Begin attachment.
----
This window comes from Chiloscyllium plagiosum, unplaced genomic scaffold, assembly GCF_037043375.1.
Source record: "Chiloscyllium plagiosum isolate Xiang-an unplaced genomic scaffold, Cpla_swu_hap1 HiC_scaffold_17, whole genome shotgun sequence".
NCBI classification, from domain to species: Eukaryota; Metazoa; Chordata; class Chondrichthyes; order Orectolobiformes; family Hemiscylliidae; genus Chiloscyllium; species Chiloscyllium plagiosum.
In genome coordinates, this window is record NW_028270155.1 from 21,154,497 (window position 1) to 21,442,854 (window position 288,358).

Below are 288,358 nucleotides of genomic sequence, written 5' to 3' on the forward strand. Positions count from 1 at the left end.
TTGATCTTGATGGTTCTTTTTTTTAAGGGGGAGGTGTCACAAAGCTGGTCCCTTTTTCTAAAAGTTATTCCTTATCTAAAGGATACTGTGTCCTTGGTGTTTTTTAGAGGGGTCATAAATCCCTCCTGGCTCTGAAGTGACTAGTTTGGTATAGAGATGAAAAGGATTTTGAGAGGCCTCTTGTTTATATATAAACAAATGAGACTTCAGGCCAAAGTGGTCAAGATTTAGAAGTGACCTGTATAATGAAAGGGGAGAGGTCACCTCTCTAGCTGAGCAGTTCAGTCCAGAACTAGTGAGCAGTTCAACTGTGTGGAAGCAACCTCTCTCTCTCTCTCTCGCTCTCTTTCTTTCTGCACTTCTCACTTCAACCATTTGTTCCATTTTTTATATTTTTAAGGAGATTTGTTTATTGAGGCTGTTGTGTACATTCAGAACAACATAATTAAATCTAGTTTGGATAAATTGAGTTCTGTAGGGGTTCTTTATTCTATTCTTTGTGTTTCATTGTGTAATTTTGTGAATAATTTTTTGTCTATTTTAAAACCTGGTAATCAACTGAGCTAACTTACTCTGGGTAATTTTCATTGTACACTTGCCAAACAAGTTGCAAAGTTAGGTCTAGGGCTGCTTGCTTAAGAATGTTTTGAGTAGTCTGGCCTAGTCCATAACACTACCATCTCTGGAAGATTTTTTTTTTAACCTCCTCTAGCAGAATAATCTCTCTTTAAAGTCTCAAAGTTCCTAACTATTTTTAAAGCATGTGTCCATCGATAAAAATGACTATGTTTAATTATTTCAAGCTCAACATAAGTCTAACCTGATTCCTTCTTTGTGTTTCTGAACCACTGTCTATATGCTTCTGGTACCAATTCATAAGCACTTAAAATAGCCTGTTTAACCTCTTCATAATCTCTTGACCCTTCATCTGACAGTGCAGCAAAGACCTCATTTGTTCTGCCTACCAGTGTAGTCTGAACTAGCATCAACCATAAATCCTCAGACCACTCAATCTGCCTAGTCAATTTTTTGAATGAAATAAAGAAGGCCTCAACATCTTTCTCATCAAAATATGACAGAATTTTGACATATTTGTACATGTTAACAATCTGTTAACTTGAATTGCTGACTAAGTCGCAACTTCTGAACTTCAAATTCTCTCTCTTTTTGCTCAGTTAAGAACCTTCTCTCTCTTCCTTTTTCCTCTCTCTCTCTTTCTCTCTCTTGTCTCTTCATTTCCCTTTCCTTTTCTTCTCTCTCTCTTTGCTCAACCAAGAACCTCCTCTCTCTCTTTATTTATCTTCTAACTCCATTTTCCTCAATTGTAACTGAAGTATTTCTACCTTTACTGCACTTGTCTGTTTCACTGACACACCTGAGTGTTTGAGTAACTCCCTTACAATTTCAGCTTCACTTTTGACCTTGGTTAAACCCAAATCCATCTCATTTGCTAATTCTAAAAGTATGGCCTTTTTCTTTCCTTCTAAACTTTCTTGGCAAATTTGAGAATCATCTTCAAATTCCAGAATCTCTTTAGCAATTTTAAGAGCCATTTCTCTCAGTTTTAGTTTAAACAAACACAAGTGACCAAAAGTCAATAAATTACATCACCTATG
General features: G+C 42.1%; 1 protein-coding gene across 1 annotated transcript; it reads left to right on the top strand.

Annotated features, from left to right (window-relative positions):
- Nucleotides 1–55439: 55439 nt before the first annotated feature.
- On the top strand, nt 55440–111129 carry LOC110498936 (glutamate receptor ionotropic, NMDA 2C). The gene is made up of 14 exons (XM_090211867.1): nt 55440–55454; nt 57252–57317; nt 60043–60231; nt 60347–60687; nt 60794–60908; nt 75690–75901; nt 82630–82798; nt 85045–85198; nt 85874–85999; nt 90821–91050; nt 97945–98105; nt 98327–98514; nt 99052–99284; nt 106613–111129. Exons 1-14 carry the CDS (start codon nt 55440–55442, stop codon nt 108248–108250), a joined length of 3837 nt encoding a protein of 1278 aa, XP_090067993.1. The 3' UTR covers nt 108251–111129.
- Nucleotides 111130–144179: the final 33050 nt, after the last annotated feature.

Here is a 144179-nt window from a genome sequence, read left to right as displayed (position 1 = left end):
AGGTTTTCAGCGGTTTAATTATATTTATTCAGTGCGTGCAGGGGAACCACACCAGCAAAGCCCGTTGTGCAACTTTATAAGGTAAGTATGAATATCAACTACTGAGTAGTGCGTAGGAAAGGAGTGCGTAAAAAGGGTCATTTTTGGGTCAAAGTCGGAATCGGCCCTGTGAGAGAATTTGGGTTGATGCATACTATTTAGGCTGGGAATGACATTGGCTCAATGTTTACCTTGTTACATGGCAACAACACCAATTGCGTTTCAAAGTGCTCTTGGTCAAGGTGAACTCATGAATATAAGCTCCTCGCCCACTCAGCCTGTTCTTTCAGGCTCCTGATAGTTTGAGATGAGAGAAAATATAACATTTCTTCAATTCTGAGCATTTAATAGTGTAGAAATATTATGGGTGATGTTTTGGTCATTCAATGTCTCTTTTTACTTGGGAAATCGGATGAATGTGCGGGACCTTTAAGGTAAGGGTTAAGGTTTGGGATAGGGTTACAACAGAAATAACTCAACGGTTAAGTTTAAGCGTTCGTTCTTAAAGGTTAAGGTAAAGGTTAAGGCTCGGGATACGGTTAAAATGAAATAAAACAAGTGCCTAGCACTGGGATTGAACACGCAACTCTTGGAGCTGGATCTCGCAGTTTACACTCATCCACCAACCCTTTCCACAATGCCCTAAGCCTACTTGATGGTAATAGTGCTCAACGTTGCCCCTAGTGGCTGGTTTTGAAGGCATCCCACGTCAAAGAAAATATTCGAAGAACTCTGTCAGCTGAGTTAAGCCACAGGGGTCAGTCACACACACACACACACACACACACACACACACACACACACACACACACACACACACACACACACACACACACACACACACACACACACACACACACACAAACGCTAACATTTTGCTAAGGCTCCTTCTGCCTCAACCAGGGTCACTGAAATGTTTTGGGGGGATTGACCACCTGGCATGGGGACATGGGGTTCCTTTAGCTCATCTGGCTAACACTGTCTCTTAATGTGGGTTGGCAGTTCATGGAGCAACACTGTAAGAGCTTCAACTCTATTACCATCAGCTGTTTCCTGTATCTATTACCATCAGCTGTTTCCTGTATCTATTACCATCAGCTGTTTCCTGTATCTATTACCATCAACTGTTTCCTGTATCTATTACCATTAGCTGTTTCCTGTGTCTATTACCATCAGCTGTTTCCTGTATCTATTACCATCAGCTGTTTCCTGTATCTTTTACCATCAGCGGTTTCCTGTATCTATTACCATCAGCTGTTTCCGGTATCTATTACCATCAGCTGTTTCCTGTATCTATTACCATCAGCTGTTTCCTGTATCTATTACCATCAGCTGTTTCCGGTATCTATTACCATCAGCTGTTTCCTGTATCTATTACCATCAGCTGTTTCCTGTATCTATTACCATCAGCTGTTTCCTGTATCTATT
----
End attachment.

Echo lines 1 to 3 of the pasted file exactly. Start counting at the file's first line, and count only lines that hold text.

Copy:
This window comes from Chiloscyllium plagiosum, unplaced genomic scaffold, assembly GCF_037043375.1.
Source record: "Chiloscyllium plagiosum isolate Xiang-an unplaced genomic scaffold, Cpla_swu_hap1 HiC_scaffold_17, whole genome shotgun sequence".
NCBI classification, from domain to species: Eukaryota; Metazoa; Chordata; class Chondrichthyes; order Orectolobiformes; family Hemiscylliidae; genus Chiloscyllium; species Chiloscyllium plagiosum.